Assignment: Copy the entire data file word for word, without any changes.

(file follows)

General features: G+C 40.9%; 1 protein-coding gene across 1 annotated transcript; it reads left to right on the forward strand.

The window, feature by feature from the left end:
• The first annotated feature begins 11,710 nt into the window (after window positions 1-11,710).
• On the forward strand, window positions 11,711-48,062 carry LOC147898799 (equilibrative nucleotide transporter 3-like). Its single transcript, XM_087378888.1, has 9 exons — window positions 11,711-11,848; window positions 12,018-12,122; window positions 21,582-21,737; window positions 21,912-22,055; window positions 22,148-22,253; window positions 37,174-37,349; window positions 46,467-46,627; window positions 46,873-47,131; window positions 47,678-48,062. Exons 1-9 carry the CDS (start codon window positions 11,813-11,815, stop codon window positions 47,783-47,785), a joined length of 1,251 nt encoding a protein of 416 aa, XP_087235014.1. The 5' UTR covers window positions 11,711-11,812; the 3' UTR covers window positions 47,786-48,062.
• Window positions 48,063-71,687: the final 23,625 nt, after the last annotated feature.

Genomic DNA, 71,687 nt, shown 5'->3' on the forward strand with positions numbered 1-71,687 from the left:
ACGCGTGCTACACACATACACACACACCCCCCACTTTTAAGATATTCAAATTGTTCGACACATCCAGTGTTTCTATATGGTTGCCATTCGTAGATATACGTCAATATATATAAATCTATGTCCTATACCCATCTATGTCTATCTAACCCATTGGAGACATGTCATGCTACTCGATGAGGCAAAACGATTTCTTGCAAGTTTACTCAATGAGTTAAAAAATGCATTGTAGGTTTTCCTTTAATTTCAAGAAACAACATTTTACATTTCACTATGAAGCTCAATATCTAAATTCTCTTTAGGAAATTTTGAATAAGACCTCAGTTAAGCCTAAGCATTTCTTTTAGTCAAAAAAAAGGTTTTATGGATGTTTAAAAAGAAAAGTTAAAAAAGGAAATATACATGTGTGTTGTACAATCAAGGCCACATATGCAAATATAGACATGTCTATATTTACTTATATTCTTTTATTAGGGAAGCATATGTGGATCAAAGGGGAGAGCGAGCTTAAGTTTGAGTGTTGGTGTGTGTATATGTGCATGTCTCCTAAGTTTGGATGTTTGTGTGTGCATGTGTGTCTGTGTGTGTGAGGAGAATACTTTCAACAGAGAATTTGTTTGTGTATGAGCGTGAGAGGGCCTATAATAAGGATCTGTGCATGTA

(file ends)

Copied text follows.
General features: G+C 40.9%; 1 protein-coding gene across 1 annotated transcript; it reads left to right on the forward strand.

The window, feature by feature from the left end:
• The first annotated feature begins 11,710 nt into the window (after window positions 1-11,710).
• On the forward strand, window positions 11,711-48,062 carry LOC147898799 (equilibrative nucleotide transporter 3-like). Its single transcript, XM_087378888.1, has 9 exons — window positions 11,711-11,848; window positions 12,018-12,122; window positions 21,582-21,737; window positions 21,912-22,055; window positions 22,148-22,253; window positions 37,174-37,349; window positions 46,467-46,627; window positions 46,873-47,131; window positions 47,678-48,062. Exons 1-9 carry the CDS (start codon window positions 11,813-11,815, stop codon window positions 47,783-47,785), a joined length of 1,251 nt encoding a protein of 416 aa, XP_087235014.1. The 5' UTR covers window positions 11,711-11,812; the 3' UTR covers window positions 47,786-48,062.
• Window positions 48,063-71,687: the final 23,625 nt, after the last annotated feature.

Genomic DNA, 71,687 nt, shown 5'->3' on the forward strand with positions numbered 1-71,687 from the left:
ACGCGTGCTACACACATACACACACACCCCCCACTTTTAAGATATTCAAATTGTTCGACACATCCAGTGTTTCTATATGGTTGCCATTCGTAGATATACGTCAATATATATAAATCTATGTCCTATACCCATCTATGTCTATCTAACCCATTGGAGACATGTCATGCTACTCGATGAGGCAAAACGATTTCTTGCAAGTTTACTCAATGAGTTAAAAAATGCATTGTAGGTTTTCCTTTAATTTCAAGAAACAACATTTTACATTTCACTATGAAGCTCAATATCTAAATTCTCTTTAGGAAATTTTGAATAAGACCTCAGTTAAGCCTAAGCATTTCTTTTAGTCAAAAAAAAGGTTTTATGGATGTTTAAAAAGAAAAGTTAAAAAAGGAAATATACATGTGTGTTGTACAATCAAGGCCACATATGCAAATATAGACATGTCTATATTTACTTATATTCTTTTATTAGGGAAGCATATGTGGATCAAAGGGGAGAGCGAGCTTAAGTTTGAGTGTTGGTGTGTGTATATGTGCATGTCTCCTAAGTTTGGATGTTTGTGTGTGCATGTGTGTCTGTGTGTGTGAGGAGAATACTTTCAACAGAGAATTTGTTTGTGTATGAGCGTGAGAGGGCCTATAATAAGGATCTGTGCATGTA